From the Fair the Big Apple

COURTESY PHOTOS Left, Jamee Kattner and another member of the SDSU “Pride of the Dakotas” marching band before the Macy’s Thanksgiving Day parade last month in New York. Right, McKenzie Hofer and a fellow flute player embrace an early morning call for the parade.

HURON — As South Dakotans tuned into the Macy’s Day parade on Thanksgiving Day, many were intently looking for the South Dakota State University marching band, affectionately known as the “Pride of the Dakotas,” as they marched by the television cameras.

Among the 344 members marching in Pride uniforms on that day were two young women from the Heartland area.

McKenzie Hofer was deciding on her future college destination in summer of 2021 before her senior year at James Valley Christian High School when she first heard about the Pride from director Dr. Kevin Kessler.

“My first thought was that it sounded amazing, especially since I had eight years of playing flute in the band under my belt, but they would probably never accept someone with zero marching experience like myself,” Hofer shared.

She continued, “Happily, that fear was proven wrong. Dr. Kesser shared that a huge fraction of the Pride never marched in high school, and that they would teach me everything I needed to know.”

The history of the South Dakota State marching band traveling to perform dates back to the St. Louis World’s Fair, also known as the Louisiana Purchase Exposition, in 1904. The school’s band has traveled nationally and internationally ever since, performing for the inauguration of two United States Presidents and twice at the Rose Bowl Parade.

Jamee Kattner, a May 2021 Huron High School graduate who plays trumpet in the Pride, recalls that extra practices were immediate for Pride members that showed up for summer band camp.

“As soon as we came for summer band camp, the directors were already talking about the Macy’s Day Parade and the extra rehearsals and prep we would have to do in order to not only be ready for the parade, but also to get our football game routines ready too,” Kattner recalled.

Jamee Kattner poses with a backdrop of New York’s Central Park and skyline.

Hofer recalls that her introduction to campus as a first-year student this fall included an intense integration into the Pride.

“I was your typical first-day freshman, extremely nervous walking into the concert hall and immediately finding myself among hundreds of band kids, none of whom I knew,” Hofer remembered.

“Right off the bat, Dr. Kessler and our section leaders welcomed the newest Pride members with such vigorous energy.”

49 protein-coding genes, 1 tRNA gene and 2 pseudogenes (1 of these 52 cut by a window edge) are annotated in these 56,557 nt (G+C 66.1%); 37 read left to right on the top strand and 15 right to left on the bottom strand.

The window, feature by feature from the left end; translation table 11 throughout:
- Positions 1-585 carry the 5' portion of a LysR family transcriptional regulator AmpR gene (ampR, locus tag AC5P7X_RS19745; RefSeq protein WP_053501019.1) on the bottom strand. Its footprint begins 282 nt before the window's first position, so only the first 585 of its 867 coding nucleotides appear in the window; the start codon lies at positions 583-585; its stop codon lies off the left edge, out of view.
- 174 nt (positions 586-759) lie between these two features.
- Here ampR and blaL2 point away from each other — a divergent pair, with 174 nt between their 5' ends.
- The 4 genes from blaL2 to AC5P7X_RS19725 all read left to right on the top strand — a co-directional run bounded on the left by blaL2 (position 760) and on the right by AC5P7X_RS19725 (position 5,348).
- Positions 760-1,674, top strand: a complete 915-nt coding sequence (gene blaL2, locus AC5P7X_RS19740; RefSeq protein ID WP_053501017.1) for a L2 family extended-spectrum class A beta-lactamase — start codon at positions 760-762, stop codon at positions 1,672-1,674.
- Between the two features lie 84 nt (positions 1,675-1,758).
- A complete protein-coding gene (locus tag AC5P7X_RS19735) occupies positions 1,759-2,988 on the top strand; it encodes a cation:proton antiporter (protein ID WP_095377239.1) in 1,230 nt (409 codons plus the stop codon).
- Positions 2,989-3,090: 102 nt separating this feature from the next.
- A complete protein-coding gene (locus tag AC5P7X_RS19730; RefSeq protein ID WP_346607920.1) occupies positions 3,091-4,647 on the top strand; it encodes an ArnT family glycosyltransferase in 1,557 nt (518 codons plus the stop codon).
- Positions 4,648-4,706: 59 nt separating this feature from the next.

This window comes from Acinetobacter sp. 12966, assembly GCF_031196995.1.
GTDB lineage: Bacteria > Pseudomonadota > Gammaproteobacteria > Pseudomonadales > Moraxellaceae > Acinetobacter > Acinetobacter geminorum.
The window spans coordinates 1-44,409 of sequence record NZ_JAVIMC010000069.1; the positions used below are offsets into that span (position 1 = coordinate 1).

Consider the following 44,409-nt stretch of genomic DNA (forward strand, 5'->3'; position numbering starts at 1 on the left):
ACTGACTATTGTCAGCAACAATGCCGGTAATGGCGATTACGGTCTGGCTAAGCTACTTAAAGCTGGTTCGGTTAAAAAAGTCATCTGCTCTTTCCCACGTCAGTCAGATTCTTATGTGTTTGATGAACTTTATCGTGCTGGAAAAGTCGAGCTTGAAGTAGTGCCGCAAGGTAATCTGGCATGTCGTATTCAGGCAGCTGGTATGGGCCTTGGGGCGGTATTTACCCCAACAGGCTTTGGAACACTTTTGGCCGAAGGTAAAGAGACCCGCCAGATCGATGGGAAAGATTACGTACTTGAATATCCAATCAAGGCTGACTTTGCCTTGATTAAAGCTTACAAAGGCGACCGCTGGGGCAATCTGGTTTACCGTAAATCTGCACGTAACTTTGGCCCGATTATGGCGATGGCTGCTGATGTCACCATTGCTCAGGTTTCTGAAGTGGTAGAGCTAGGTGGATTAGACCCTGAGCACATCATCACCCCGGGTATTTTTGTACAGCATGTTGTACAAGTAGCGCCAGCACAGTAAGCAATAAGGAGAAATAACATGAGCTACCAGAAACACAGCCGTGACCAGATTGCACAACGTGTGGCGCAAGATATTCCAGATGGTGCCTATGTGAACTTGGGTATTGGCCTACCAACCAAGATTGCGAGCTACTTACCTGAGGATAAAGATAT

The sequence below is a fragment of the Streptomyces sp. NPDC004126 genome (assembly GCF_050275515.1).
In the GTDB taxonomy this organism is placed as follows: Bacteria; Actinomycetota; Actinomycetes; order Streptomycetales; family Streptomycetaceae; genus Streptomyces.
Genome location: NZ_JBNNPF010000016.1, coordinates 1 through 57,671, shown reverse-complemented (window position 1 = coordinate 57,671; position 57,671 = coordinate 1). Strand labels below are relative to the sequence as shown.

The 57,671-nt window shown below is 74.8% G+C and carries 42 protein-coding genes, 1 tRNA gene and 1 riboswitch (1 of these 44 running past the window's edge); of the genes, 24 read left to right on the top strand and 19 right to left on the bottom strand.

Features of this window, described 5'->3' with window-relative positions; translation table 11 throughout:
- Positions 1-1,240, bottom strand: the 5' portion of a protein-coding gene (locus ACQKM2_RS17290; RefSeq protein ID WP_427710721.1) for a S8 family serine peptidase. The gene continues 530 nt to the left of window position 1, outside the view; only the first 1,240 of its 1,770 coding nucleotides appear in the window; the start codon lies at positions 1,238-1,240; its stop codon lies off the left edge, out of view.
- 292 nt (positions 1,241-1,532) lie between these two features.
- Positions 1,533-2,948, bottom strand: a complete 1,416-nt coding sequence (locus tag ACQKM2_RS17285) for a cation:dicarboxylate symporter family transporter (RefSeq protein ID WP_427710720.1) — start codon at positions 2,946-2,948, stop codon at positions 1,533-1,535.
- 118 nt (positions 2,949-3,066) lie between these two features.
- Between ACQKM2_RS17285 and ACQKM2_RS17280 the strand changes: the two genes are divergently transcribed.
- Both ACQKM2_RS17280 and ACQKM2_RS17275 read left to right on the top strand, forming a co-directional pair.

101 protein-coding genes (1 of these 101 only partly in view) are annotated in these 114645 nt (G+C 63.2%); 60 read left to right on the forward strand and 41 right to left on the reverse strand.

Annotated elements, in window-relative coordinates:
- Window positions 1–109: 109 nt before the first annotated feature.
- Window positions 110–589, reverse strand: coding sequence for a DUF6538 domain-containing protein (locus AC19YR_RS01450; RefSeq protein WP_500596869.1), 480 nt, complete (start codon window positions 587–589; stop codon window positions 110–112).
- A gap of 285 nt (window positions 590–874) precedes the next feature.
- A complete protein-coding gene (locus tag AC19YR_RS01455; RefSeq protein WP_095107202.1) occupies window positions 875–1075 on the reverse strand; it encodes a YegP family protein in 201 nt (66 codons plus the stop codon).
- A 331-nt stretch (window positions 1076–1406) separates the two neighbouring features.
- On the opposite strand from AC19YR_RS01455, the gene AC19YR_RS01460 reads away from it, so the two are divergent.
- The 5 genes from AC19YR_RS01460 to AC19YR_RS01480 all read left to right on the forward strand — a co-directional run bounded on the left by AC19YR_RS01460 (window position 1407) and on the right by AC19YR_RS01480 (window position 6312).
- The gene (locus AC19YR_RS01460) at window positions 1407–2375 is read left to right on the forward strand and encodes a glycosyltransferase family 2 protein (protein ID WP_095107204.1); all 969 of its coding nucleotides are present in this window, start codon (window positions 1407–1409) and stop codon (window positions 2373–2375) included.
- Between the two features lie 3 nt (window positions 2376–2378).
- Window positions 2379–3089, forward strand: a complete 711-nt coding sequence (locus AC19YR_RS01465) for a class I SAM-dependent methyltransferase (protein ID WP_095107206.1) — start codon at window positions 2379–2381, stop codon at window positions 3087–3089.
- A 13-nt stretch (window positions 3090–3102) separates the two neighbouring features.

Both Hofer and Kattner noted the specific practices throughout the fall to prepare for the Pride’s performance on the “star” during the parade.

The intention was to get the band in formation to squeeze the entire band into one camera shot before then continuing on in marching formation.

The trip to New York City began in a very fitting way.

“The day of our departure began at 4:30 a.m., which was an apt way to kick off a week of very little sleep,” recalled Hofer.

Band members had multiple days to visit sites around New York.

The band performed on the deck of the Intrepid Air, Sea, and Space Museum. The group also spent time at the Rockefeller Center, the 9/11 Memorial, and many other sites.

“The sightseeing highlight of my trip came at the Statue of Liberty and Ellis Island,” Hofer said. “My grandmother, Alie Hofer, is a Dutch immigrant who crossed the Atlantic with her family in 1948. To stand on a ferry boat and watch the waves break on Liberty Island as my grandma had done seventy-four years ago was an indescribable feeling.”

Hofer continues, “Ellis Island had a hall with computers where, for a small fee, you could search the records of those who had passed through on their immigration journey. I wish I could describe the feeling when my grandmother’s name appeared on the screen. The staff showed me the halls and staircases that she would have been sorted through. All I can say is that there were definitely happy tears.”

McKenzie Hofer poses in front of the renowned Radio City Music Hall, where several SDSU band member saw The Rockettes perform.

“This was my first time being in the ‘Big Apple,’” Kattner explained. “Although I loved everything we did there, my favorite by far was seeing the Rockettes. I hadn’t realized how much production goes into the Rockettes. They have a full pit orchestra, a 3-D opening video, singers, drones and much more! And I can’t forget about Jimmy Fallon giving me a high-five while we were waiting to take our parade spots!”

Everyone went to bed early Wednesday evening to be ready for a wakeup call at 2:30 a.m. and to load buses to head to the morning rehearsal with NBC producers at 4 a.m. Between the rehearsal and marching, a buffet breakfast was served, and some even snuck in a nap!

The Pride began the parade route at 10:30 a.m., marching through a crowd estimated at three million people along the parade route.

Thousands of South Dakotans (and plenty from other states and other nations) have shared the Pride’s Thanksgiving Day performance videos since that day. As the SDSU Jackrabbit football team completed the march toward the Football Championship Series title game in Frisco, Texas, on January 8, the Pride has been at each game. And the band will be at the Jan. 8 game, getting fans excited and cheering on the Jacks.

Reflecting on her big first semester with the Pride, Hofer sums up the experience best.

“Music brings people together, and the Pride has reinforced that for me in so many ways - from the sheer impact that a wall of pep music has on a football game atmosphere to the close bonds formed with my fellow bandmates!”

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